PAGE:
QFD also differs in the fact that it concentrates more on adding new features and components according to customer needs and expectations rather then simply focusing on eliminating features or components not required by the customer. The QFD institute describes QFD as a comprehensive quality design method that:
The following essay will start with a brief look on the evolution of QFD and its expansion to the rest of the world. This will be followed by a discussion on the framework of house of quality (HoQ) as well as the elements that forms part of the HoQ. The next sections will then cover the advantages and the benefits offered by the method which will be followed by a discussion on the drawbacks of the method.
The roots of QFD can be traced back to United States in 1940s with the emergence of 'value engineering'. Due to limited reources at General Moters (GM), alternative designs were considered and it often resulted in better product and lower cost. This led the management at GM to investigate and develop effective ways to improve value and resulted in launching of the program 'value analysis' (VA) in 1947 with tremendous success. In 1954, Department of Defense's bureau of Ships embraced a similar approach in it procurement activities and named its programme 'value engeenering'.
However, Jiang, Shiu and Tu mention that even though the initial concept of quality originated in the United States, early industrial applications predominantly took place at Japanese companies (30). After the World War II, Japan's industry was devastated and Japanese begun rebuilding the industry with the help of Americans. Quality was given a significant importance, leading to the establishment of statistical quality control in Japanese manufacturing industry. The quality management activities at the time were concerned with quality of the product during the manufacturing process or after.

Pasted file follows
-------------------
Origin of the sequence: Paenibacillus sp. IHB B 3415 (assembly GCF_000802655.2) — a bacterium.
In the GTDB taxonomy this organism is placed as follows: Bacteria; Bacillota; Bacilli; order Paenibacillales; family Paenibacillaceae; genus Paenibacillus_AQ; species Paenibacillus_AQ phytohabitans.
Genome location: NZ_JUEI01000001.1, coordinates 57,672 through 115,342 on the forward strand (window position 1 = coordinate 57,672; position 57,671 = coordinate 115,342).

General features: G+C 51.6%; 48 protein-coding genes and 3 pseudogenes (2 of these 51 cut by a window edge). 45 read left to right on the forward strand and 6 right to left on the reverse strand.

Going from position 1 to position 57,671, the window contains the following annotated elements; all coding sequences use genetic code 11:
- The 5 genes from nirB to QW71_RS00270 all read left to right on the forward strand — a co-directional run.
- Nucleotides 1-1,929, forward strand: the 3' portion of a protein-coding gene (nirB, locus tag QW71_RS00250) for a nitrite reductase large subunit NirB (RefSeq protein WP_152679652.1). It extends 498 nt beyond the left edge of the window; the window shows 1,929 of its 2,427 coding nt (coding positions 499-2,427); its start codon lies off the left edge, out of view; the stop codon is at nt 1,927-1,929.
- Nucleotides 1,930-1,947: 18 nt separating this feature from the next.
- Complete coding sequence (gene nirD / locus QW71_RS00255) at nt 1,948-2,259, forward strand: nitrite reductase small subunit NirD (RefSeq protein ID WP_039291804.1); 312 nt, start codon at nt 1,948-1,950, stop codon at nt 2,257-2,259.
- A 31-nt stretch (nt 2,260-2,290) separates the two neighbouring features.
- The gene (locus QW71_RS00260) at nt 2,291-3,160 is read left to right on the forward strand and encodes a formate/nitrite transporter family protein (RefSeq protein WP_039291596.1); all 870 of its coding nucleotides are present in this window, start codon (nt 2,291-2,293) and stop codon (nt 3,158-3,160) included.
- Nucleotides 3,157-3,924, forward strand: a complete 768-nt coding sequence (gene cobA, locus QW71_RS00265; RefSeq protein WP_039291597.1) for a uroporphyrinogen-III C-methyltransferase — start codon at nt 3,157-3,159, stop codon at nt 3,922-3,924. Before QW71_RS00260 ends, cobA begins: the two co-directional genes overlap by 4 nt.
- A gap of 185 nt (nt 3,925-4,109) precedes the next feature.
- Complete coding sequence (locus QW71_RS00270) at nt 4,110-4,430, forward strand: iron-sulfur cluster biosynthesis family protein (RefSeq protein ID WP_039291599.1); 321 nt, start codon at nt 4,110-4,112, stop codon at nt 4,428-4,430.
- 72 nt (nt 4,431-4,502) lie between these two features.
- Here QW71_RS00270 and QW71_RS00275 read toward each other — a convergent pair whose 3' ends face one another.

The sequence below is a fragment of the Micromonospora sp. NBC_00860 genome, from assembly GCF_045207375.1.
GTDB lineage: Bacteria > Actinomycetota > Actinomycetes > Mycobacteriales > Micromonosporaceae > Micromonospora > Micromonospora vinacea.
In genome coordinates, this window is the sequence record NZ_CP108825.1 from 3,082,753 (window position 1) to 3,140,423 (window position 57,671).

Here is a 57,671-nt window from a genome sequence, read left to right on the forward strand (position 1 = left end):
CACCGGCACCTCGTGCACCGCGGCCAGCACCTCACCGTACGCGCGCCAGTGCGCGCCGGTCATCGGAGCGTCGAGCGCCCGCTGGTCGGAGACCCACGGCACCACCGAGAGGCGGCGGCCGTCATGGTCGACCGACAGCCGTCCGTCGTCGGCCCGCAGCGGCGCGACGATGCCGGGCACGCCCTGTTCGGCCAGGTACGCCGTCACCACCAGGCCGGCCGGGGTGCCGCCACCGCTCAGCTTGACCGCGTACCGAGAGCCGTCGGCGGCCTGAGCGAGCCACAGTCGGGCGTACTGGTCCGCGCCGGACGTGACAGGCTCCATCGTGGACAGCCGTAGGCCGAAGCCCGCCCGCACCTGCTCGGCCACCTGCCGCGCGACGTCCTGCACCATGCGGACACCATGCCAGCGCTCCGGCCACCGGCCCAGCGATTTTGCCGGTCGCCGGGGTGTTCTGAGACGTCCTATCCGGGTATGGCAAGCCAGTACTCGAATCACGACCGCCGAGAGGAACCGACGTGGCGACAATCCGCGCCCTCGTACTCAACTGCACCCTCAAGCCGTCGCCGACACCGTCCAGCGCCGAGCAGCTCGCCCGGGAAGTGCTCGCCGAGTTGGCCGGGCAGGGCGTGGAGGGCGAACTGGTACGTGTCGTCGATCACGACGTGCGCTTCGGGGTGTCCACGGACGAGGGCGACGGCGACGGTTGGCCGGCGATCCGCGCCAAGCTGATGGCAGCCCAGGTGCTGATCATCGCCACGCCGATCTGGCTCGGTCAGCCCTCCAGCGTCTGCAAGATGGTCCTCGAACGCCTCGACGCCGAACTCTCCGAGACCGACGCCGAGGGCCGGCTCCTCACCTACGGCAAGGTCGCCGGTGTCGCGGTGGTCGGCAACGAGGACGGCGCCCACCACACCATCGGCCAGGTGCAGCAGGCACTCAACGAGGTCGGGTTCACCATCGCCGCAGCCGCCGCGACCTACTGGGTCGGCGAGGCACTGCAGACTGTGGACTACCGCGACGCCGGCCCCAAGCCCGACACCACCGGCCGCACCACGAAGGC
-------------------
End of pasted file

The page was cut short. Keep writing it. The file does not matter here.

During this time, Professors Shigeru Mizuno and Yoji Akao focused on developing a quality assurance method that would integrate customer satisfaction into the product even before the product was manufactured. Based on this concept, Mizuno and Akao subsequently published their first book on the topic in 1978 (Jiang, Shiu and Tu 33).
In 1966, Mr Kiyotaka Oshiumi of Bridgestone Tire in Japan was presented with a process assurance items table. This table had a fishbone diagram showing the links from the substitute quality characteristics, which were converted from true qualities (customer needs), to the process factors. A further field of 'Design Viewpoints' was later added to this table. (Akao and Mazur 21)
Although the idea was presented to various companies for trails, it did not generate much public interest at the time. Akao and Mazur mention that the approach at the time was still inadequate in terms of setting the design quality (21). However, this changed with the creation of quality chart by the Kobe Shipyards of Mitsubishi Heavy Industry in 1972. Their table indicated the true quality (customer needs) in terms of function and then showed the relationship between these